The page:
A lot of system administrators are faced with the challenge of obtaining TLS certificates for internal machines that are not exposed to the public. In these scenarios, a domain is mapped to a private IP address by a link-local DNS server. For example, when a user on the internal network accesses https://example.com, their browser connects to HTTP-based challenges don’t work with the internal machines. Let’s encrypt cannot connect to the internal servers. However, there are a few solutions to obtain TLS certificates from a CA.

  • Use an internal CA to sign certificates or self-signed certificates. The disadvantage is that each user on every device needs to trust the custom certificate.
  • Use Let’s Encrypt (or any other CA) with a challenge that doesn’t require HTTP access to that machine. For example, the internal server could interact with a DNS service to pass a DNS-based challenge and obtain certificates.
  • It is also possible to use an ad-hoc solution with a public-facing server that handles the public requests to https://example.org. A system administrator performs the HTTP-based challenge on the public counterpart and copies the certificates to the internal machine. Although this is a very simple solution, it requires manual actions every two to three months when the certificates approach their expiry date.

There is another lesser-know solution, that leverages Let’s Encrypt accounts.


The key insight is that once an account proves eligibility for a certificate, e.g., via the HTTP challenge, Let’s Encrypt will mint multiple certificates for the same domain. The following sketch illustrates the idea.

Account sharing with surrogate server

The public surrogate server, reachable via https://example.com, requests a certificate for example.com and proves eligibility via the HTTP challenge (1). Certificate renewal can be automated such that there is always a valid certificate on the server. This could be used to host a public-facing website in place of the internal application. The surrogate server uses a user account, here xyz, to obtain the certificate.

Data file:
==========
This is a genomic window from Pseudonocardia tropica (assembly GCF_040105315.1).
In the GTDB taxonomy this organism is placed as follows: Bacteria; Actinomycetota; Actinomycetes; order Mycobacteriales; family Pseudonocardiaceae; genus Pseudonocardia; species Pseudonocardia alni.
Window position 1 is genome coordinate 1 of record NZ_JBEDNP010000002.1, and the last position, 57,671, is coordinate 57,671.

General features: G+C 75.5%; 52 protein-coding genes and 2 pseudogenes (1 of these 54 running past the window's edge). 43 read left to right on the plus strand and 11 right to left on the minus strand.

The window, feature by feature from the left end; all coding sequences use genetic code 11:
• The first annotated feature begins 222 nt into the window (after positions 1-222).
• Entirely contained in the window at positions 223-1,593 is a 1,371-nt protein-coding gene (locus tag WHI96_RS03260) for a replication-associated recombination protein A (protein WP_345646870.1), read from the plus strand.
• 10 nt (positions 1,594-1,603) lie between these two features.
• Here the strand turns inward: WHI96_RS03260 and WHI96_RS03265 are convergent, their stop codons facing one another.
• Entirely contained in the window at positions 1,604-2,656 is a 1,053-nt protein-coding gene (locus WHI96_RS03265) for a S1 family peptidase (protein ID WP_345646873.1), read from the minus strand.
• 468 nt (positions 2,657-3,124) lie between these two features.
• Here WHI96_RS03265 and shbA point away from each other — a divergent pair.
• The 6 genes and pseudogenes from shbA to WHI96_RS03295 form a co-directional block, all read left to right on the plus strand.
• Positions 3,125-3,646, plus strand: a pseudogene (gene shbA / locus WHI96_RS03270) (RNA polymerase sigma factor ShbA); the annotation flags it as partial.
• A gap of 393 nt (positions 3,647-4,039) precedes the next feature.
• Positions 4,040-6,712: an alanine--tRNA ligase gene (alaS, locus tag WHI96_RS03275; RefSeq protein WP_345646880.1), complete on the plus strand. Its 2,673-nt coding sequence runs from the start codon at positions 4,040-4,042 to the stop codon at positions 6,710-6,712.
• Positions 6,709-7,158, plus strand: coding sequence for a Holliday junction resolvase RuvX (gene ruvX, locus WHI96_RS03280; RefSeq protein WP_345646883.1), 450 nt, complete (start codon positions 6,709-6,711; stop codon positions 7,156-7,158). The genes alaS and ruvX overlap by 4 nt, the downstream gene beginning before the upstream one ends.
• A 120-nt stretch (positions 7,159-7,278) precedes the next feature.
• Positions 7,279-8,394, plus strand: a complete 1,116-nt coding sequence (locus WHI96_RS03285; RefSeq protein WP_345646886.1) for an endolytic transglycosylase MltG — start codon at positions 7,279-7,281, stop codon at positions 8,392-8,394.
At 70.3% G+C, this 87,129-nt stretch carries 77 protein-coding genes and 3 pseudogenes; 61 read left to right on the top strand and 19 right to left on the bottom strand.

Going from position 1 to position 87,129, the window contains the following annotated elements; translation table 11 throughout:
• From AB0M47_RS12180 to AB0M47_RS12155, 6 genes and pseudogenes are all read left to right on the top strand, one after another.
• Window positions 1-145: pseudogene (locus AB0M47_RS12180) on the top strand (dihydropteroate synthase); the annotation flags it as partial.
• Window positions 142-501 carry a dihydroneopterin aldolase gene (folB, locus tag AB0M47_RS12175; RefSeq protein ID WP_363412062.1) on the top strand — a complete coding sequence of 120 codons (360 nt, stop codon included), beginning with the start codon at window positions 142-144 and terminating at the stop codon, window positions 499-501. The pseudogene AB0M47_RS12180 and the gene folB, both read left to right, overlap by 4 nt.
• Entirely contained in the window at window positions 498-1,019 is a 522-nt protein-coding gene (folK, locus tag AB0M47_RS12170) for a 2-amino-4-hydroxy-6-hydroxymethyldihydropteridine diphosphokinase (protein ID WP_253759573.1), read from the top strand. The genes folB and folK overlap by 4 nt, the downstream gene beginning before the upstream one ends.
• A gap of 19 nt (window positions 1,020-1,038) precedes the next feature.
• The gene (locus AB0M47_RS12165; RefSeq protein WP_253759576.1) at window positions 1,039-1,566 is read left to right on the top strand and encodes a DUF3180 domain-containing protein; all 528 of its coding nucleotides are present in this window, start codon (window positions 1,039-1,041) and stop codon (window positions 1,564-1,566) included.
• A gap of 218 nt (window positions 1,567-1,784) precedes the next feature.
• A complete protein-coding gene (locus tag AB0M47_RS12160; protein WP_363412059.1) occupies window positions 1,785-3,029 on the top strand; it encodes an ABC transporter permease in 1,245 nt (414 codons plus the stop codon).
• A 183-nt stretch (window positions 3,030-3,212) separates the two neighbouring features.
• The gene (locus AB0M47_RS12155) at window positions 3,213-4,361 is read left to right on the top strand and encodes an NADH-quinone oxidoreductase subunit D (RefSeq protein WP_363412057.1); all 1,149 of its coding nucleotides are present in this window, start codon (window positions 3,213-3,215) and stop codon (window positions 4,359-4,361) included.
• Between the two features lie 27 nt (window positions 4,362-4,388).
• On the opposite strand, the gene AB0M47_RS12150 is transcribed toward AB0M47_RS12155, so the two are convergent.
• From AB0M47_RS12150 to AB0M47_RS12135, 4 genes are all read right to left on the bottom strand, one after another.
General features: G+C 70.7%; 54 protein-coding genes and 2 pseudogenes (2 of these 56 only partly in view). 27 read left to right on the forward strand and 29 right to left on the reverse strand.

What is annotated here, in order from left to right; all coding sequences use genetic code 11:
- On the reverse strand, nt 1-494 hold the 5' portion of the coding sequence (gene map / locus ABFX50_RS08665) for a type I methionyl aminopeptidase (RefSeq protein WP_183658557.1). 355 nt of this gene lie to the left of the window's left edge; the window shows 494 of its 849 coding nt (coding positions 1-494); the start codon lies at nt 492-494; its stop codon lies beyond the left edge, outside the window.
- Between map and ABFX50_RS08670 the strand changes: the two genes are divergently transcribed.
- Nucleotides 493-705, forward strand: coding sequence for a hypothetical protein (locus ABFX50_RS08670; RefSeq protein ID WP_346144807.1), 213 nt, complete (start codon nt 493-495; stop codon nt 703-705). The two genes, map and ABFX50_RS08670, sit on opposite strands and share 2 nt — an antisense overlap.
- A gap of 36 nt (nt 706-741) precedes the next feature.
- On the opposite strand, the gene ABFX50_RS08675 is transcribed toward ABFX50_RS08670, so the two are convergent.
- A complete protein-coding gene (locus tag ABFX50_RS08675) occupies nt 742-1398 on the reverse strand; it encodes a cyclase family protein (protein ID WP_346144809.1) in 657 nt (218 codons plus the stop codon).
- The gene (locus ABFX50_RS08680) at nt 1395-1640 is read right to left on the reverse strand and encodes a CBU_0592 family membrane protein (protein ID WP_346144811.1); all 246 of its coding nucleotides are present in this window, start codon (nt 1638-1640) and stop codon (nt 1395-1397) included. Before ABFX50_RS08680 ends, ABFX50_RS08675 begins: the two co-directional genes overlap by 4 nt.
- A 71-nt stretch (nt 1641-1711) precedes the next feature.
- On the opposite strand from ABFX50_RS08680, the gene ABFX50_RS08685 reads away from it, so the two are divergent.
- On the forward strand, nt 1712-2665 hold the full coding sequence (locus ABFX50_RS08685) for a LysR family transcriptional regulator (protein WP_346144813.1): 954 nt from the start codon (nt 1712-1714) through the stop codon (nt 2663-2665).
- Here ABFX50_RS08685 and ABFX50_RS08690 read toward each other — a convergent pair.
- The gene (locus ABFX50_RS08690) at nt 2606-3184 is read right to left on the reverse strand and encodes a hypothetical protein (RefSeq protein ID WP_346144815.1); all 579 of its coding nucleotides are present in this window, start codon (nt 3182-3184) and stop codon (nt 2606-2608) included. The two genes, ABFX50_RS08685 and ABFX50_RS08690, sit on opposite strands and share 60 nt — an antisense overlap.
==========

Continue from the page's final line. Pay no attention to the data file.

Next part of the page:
Let’s Encrypt keeps track of which account passed which challenge. The internal server, hosting an internal application, uses the same credentials and therefore also the same account in the communication with Let’s Encrypt. The internal server can now request again a certificate for example.com. The eligibility has already been established and Let’s Encrypt mints the certificate right away.

What sounds like a bug at first, is covered by ACME specification: RFC 8555.

The “authorizations” array of the order SHOULD reflect all authorizations that the CA takes into account in deciding to issue, even if some authorizations were fulfilled in earlier orders or in pre-authorization transactions. For example, if a CA allows multiple orders to be fulfilled based on a single authorization transaction, then it SHOULD reflect that authorization in all of the orders.

The specification does not mandate this behavior, but Let’s Encrypt supports it.

Implementation steps

On the public-facing surrogate server

  1. Set up certbot in combination with a web server.
  2. Request a certificate for the domain in question.
  3. Automate certificate renewal, e.g., using certbot renew as a cron job.

On the internal server

  1. Set up certbot.
  2. Copy /etc/letsencrypt/accounts from the surrogate server to the internal.
  3. Request a certificate for the domain in question.
  4. Automate certificate renewal, e.g., using certbot renew as a cron job.